Date of Conferral







Bonnie B. Mullinix


For African American high school students, caring relationships extend beyond peer

interaction to include supporting adults, most particularly teachers, who are pivotal to

their educational experience and success or lack of success. The research problem

centered on the lack of diversity and authentic voice when discussing caring teacher-student relationships. Markedly, the voices of African American high school students

were lacking from the current body of research literature. The purpose of this narrative

qualitative study was threefold: (a) to capture the voices of African American high school

students’ as they shared their experience(s) about a caring teacher; (b) to capture the

voices of their supporting adults, administrator, parent/guardian, and teacher; and (c) to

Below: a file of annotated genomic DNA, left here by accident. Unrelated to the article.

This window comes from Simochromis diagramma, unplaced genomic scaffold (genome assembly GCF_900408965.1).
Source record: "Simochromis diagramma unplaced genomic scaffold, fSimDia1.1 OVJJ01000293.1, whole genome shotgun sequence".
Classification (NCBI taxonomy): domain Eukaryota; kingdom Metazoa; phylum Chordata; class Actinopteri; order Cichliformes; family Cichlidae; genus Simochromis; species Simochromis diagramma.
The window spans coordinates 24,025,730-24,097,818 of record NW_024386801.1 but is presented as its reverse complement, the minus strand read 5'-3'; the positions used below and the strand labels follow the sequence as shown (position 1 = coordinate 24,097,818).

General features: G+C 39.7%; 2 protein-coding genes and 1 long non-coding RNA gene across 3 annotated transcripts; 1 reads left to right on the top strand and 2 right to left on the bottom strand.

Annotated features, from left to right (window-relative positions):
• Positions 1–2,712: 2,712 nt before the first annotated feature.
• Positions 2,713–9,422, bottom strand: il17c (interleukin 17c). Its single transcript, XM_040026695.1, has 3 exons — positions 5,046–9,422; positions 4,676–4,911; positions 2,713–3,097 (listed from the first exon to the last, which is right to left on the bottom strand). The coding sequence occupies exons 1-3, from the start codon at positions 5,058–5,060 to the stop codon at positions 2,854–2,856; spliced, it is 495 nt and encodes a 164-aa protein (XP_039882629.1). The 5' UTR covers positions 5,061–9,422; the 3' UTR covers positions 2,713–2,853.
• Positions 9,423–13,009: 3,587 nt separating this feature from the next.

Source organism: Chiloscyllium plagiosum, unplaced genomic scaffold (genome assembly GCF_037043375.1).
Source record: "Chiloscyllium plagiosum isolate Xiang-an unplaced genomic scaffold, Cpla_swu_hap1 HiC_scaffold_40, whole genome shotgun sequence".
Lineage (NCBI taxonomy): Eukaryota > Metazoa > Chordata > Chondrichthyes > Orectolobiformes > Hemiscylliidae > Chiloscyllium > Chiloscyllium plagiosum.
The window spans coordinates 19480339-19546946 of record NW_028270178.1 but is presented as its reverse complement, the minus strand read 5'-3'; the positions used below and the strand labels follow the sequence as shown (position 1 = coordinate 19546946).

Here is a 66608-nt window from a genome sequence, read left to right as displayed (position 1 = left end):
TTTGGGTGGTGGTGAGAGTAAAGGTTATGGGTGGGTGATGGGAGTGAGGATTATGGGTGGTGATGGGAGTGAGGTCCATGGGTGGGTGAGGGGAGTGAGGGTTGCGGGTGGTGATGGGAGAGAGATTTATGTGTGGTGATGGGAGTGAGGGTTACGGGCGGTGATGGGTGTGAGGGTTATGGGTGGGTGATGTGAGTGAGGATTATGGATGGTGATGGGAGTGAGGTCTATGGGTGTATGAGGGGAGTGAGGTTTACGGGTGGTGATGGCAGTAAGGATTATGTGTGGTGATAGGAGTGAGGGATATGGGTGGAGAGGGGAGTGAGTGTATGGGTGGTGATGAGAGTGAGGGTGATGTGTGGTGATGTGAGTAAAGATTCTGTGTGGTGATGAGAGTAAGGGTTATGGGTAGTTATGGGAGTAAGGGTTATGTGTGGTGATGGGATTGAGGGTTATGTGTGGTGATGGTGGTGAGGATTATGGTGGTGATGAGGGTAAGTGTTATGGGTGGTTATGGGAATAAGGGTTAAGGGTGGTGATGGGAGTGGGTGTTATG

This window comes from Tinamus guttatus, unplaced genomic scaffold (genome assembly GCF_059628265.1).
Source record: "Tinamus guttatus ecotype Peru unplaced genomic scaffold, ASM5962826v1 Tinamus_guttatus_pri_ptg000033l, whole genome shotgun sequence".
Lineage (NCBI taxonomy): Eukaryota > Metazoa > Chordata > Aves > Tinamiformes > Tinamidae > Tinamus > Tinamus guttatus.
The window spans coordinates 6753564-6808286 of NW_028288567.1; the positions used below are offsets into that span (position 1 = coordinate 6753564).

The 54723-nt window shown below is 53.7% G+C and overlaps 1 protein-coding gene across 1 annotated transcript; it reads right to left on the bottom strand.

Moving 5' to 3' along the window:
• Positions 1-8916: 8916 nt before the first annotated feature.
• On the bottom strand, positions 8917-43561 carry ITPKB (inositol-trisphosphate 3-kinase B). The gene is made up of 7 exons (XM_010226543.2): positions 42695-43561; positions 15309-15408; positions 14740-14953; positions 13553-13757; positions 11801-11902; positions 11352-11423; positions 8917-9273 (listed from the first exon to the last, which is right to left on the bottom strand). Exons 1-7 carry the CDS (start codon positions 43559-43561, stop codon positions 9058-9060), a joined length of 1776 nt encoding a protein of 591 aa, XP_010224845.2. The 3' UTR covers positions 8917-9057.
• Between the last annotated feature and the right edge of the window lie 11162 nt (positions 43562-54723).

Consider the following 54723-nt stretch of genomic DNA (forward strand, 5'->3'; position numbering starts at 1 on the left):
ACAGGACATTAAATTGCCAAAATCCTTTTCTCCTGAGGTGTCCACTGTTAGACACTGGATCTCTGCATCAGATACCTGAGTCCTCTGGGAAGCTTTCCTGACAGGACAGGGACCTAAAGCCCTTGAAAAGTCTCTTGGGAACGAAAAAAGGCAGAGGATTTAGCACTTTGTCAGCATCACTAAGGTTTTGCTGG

analyze their responses to ascertain what defined a caring teacher for these persons. The

conceptual framework was Noddings’ ethics of care theory and served as the nexus for

the central research question. A purposive sample of 5 students and 10 adult participants

contributed their stories through semistructured interviews. The methodological approach

was narrative inquiry, and portraiture was the style used to report the stories. Data

analysis used thematic coding and triangulation across participants and groups. The initial

findings and cross-group interpretive analysis showed that what defined a caring teacher

for African American students was similar for their supporting adults. The implications

for social change include legitimating African American high school students’ voices;

improving teacher-student caring relationships and educational experiences, leading to

overall academic success; recommendations for including care and cultural training for

preservice and practicing educators; and policy reform.